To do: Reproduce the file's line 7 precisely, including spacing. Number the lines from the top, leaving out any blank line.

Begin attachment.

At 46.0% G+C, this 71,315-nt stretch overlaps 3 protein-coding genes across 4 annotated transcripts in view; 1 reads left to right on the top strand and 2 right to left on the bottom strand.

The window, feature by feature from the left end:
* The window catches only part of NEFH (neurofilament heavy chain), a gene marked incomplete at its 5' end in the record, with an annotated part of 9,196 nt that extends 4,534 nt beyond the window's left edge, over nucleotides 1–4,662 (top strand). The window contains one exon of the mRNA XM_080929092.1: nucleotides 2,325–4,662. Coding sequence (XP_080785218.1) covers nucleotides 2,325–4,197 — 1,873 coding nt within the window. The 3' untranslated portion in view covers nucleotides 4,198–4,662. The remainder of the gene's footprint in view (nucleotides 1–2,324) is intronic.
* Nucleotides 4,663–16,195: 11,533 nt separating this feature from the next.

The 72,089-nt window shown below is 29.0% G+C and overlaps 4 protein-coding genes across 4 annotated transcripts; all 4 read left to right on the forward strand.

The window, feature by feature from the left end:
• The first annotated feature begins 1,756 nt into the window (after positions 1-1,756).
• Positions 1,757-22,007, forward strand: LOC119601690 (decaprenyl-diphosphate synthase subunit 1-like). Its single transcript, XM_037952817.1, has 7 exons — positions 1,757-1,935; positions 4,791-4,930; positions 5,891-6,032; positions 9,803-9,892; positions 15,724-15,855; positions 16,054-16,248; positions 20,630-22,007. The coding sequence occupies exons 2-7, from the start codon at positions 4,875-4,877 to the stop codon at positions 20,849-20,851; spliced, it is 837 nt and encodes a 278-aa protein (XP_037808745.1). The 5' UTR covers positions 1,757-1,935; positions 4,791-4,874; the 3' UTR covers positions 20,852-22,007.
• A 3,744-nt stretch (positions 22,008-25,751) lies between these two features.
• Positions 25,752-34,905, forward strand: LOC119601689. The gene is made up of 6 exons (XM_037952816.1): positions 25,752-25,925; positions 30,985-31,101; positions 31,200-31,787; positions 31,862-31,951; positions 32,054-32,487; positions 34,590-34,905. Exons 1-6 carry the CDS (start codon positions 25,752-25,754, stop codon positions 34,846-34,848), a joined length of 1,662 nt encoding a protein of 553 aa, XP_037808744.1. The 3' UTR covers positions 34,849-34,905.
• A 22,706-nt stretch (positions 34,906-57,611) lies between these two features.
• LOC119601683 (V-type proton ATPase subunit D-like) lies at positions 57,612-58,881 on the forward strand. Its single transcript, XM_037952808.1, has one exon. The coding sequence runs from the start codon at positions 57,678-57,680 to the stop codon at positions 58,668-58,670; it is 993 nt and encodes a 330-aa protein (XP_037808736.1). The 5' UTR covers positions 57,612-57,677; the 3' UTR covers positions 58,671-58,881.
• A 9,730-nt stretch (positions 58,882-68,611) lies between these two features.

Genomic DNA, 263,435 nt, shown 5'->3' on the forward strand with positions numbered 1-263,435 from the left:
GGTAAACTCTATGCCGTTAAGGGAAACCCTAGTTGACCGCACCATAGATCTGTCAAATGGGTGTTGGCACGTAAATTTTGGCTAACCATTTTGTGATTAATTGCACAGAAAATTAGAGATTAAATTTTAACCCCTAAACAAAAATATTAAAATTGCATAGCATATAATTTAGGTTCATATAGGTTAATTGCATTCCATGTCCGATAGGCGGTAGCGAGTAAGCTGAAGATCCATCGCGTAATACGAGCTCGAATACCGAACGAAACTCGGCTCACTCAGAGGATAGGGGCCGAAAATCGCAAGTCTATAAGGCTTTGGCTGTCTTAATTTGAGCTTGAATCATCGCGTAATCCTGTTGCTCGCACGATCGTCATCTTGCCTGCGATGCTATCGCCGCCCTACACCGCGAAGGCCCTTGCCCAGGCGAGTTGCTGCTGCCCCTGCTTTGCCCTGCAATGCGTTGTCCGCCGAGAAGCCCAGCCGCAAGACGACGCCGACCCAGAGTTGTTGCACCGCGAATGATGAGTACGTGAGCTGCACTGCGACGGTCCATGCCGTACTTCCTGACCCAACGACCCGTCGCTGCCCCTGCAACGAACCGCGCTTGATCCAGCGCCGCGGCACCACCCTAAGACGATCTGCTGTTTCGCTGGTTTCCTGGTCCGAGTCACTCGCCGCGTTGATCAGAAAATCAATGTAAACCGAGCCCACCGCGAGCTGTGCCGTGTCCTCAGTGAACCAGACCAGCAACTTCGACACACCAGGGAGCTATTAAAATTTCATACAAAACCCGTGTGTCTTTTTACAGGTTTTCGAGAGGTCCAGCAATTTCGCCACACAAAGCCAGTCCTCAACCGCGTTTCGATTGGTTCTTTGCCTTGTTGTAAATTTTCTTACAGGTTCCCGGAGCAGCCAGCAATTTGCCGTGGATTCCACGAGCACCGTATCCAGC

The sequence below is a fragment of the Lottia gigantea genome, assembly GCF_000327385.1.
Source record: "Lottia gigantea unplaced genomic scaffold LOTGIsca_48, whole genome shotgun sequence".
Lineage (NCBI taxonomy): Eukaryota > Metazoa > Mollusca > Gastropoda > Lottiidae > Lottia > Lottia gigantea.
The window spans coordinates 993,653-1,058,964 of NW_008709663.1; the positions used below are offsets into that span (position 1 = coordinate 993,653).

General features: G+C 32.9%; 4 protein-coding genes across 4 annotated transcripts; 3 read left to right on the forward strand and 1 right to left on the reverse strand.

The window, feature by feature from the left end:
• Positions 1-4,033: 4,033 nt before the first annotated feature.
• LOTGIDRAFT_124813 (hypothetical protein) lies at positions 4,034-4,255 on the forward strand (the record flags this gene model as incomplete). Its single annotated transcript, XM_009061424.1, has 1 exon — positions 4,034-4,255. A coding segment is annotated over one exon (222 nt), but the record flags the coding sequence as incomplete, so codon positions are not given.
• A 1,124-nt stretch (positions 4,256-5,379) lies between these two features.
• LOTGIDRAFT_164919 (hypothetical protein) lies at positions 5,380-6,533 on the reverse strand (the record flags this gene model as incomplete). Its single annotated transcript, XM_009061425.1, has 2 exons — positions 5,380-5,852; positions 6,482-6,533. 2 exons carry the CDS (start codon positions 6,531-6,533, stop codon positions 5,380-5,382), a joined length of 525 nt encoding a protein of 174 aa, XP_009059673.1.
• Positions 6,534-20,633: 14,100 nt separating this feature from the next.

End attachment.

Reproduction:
• The first annotated feature begins 1,756 nt into the window (after positions 1-1,756).